Monday, 20 September 2010

Does yellow plus blue equal green?

One of the many perks of being a young climate volunteer is that you get to explore every corner of the UK; from Newcastle, to Wales and the ins and outs of the London underground. Yesterday, I travelled up to Liverpool to take part in one of the fringe events at the Liberal Democrat party conference.

Organised by UNICEF UK, Christian Aid and the Climate Clinic, the session was titled 'What does a Lib Dem response to global climate change look like?'. This was only the first of many difficult questions that were raised and explored during the evening.

The Panel leading the session consisted of Neil Stocklev of the Liberal Sustainability Network and the Zero Carbon Britain working group, Alex Cobham, Christian Aid's Chief Policy Advisor, Fiona Hall MEP and little old me! Needless to say, I felt quite daunted sitting on such an experienced and influential panel and in front of an audience of MPs, NGOs and researchers.

But then I considered the idea that the whole discussion was about my future; about if and how the Lib Dems are safeguarding my future rights and wellbeing in 2050. At the risk of sounding arrogant, it was them who had to impress me, not the other way around.

The Liberal Democrats have always been one of the most progressive parties when it comes to policy on global climate change, but now they are in power, how are they translating this sentiment into government action? Fiona spoke of Chris Huhne's drive to push the EU for a 30% greenhouse gas reductions target by 2020 and also their pledge to cut central government emissions by 10% in the next 12 months - the 10:10 campaign.

However, if Nick Clegg and David Cameron are really going to live up to their promise of being 'the greenest government ever', more needs to be done. Alex of Christian Aid called for ambition and leadership from the UK Government and for them to accept their responsibilities on the global stage. And that's where I suggest young people come in.

Not only is it important to recognise that the decisions made today will impact future generations, but aslo to value the role that young people can have in shaping that future. From my experience at UNICEF Children's Climate Forum, young people embrace the opportunity to act as global citizens with moral long-term principles. We can accept the challenges, sacrifices and opportunities that lie ahead, and I hope that, by working alongside young people, the UK Government can too.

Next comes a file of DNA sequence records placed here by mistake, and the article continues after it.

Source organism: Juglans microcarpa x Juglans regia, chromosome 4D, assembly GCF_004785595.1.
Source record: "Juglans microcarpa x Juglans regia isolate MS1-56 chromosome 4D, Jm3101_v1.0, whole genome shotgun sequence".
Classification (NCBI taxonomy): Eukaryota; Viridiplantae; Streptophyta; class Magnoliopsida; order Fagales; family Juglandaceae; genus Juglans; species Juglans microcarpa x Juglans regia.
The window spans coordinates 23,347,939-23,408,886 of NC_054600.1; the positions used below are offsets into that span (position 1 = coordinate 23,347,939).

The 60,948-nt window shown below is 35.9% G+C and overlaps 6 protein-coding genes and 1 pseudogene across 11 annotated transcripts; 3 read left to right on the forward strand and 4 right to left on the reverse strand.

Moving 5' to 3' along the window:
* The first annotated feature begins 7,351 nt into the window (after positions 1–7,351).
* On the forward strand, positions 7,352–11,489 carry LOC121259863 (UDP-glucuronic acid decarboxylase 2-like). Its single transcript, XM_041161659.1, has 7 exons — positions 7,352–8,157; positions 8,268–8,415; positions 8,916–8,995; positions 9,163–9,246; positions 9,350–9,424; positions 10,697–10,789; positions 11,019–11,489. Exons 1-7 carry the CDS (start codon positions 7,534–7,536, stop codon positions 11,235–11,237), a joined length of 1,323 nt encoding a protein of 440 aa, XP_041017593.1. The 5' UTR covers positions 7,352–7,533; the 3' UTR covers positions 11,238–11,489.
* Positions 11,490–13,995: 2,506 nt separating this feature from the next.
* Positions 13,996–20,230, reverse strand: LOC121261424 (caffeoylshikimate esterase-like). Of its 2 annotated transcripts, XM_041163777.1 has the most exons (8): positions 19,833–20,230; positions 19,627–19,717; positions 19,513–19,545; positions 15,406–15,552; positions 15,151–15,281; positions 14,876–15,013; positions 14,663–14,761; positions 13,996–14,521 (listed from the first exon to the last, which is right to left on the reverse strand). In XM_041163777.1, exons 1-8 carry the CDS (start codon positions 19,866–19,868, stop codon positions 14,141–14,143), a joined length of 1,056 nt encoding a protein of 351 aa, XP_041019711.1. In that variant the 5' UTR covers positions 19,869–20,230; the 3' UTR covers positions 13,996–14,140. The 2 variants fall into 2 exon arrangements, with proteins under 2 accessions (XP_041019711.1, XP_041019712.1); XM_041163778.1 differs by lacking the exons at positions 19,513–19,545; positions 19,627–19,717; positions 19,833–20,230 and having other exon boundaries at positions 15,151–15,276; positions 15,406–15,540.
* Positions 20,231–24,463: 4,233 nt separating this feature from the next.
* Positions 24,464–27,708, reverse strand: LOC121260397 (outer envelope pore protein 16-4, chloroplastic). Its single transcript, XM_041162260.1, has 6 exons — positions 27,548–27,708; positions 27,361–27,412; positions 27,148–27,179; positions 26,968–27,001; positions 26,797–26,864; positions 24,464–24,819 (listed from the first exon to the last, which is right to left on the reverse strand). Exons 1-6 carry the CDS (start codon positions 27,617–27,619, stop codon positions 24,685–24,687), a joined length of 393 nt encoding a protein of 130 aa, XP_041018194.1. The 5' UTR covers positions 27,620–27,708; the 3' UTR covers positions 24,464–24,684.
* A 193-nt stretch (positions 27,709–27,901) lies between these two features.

Katie x

Monday, 13 September 2010

UNICEF UK goes to the Thames Festival

Luckily the weather was fine in London on Saturday night – I was at the Thames Festival (pictured left our stall with volunteers Mya and Sonal who were collecting signatures on Sunday) getting signatures for UNICEF UK's petition to Nick Clegg on the Millennium Development Goals.
You might have heard of the Millennium Development Goals (MDGs) a series of goals set by the UN in 2000. There are 8 goals to be achieved by 2015;

• Eradicate extreme hunger and poverty
• Achieve universal primary education
• Promote gender equality and empower women
• Reduce child mortality
• Improve maternal health
• Combat HIV and AIDS, malaria and other diseases
• Ensure environmental sustainability
• Develop a Global Partnership for Development

On 20th of September world leaders are attending a review meeting in New York to discuss the progression of the MDGs and accelerate progress towards achieving the goals by 2015.

At the moment, we're not on target to meet the goals. For example approximately 1.5 million children still die every year due to preventable illnesses caused by poor sanitation or lack of clean water and 280,000 children under 15 die of AIDS related illnesses.

UNICEF UK’s petition is going to Nick Clegg as the UK's representative at the meeting next week to ask him to;

• increase funding for safe water and toilets for those who have been left behind and persuade other governments to do the same
• prioritise the rights of girls and other disadvantaged groups of children living in the least developed countries in his speech and in the agenda for action on the UN goals in order to secure the greatest progress
• put in place taxes on the financial sector (the 'Robin Hood Tax') that could raise up to £20 billion a year and for that money to be spent helping the poor at home and abroad and tackling climate change

We had a really successful evening at the Thames Festival, and got a very good reception from the festival-goers. We managed to get a total of over 1,000 signatures and raised awareness of the MDGs and the need to put pressure on world leaders to ensure they up the ante and make sure the goals are met by 2015.

If you haven't already, please sign the e-petition at before it closes on 19th September.

Ruby :-)